TV killed the Movie

Romeo + Juliet poster

So i'm watching live TV because I'm ill and am really waiting for the IT Crowd to start. Anyway Film 4 have Baz Lurhmann's Romeo + Juliet starting and I thought I've not seen that for ages and boy I love the sound track and start of the movie. I mean who doesn't remember the petrol station scene at the very start of the movie? It's a classic and one of the best starts to a film ever.

But Channel4 or Film4 killed it for me. They resize the beautiful 2.35:1 panavision aspect ratio down to 16:9 and cut off he edges! There should be a law against such things. It looked stupid on my large widescreen LCD, and it wouldn't have hurt them to add a small border on the top and bottom to keep the ratio correct and not slice off the left and right of the picture. But they wouldn't let it lie, no. They also soften the dynamic sound track using some kind of dampener or compressor. Its the equivalent of listening to a Dolby Digital track through a pair of ipod headphones (yes I now have a pair and I can tell you my Vodafone 12 pounds headphones are so much better that those white bud things, avoid at all cost). On most AV systems with digital sound, theres this thing called Midnight mode. From the Dolby site, it works like this.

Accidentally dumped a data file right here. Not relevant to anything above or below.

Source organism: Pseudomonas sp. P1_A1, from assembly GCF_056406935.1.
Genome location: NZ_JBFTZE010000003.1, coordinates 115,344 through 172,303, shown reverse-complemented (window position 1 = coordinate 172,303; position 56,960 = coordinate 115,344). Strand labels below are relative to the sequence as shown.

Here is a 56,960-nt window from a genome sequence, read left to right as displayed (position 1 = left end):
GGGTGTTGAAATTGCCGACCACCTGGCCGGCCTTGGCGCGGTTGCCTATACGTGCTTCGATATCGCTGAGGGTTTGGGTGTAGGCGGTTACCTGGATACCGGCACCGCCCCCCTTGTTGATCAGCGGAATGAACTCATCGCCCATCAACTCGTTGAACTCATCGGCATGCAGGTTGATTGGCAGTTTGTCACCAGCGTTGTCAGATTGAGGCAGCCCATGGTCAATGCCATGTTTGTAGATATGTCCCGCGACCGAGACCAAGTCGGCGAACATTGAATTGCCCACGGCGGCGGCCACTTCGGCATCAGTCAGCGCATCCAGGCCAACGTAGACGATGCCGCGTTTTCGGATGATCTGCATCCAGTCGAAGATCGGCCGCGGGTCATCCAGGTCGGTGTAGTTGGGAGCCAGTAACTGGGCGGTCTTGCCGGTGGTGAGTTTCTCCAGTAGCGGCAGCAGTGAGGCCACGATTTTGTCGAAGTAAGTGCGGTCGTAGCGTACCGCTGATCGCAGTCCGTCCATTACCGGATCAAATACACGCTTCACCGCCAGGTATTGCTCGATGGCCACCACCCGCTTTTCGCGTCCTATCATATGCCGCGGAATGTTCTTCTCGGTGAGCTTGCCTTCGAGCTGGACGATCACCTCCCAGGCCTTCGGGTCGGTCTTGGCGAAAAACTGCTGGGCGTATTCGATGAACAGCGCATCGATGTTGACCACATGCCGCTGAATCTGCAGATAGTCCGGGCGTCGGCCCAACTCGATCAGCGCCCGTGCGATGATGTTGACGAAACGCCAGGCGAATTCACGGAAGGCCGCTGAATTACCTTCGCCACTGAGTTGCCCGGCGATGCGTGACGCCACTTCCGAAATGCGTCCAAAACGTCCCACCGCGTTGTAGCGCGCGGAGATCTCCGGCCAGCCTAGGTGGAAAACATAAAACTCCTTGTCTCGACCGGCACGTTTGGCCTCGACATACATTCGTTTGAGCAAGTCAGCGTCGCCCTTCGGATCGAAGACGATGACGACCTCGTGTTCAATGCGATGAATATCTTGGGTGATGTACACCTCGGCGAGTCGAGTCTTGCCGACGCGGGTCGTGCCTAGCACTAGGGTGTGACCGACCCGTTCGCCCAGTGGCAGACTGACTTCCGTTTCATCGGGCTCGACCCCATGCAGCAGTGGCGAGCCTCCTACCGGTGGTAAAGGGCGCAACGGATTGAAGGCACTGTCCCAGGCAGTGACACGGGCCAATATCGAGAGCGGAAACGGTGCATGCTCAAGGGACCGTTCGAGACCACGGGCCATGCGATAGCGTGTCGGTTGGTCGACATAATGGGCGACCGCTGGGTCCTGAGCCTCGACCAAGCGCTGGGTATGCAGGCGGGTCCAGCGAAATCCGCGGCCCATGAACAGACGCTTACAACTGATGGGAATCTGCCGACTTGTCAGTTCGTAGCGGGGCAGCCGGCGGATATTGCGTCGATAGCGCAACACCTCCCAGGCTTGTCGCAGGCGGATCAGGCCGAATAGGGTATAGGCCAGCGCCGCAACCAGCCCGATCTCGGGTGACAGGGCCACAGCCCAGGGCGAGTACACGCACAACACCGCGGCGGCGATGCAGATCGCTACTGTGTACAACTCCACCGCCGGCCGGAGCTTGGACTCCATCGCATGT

Midnight mode allows low-volume listening with high-volume benefits, reducing the volume on just the loud effects of a program, increasing the volume on quiet sounds, and maintaining dialogue at a consistent level. A Dolby Digital feature applies dynamic range compression that preserves low-level sounds, prevents dramatic passages from getting too loud, and keeps dialogue intelligible during lower-level listening.

The amount of compression is not arbitrary, but is decided in advance by the soundtrack's producers and coded right onto the soundtrack.

Some Dolby Digital decoders let you select various amounts of the available compression (for example, 50, 75, 100 percent), while others provide only 100 percent when the compression mode is selected.

Well they applied this technique to the whole movie but at like 100 percent. It was dull, lifeless and flat (that is me being nice). In the end I turned the bloody thing off and watched something else till a excellent IT Crowd. I was that pissed off…

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Author: Ianforrester

Senior firestarter at BBC R&D, emergent technology expert and serial social geek event organiser.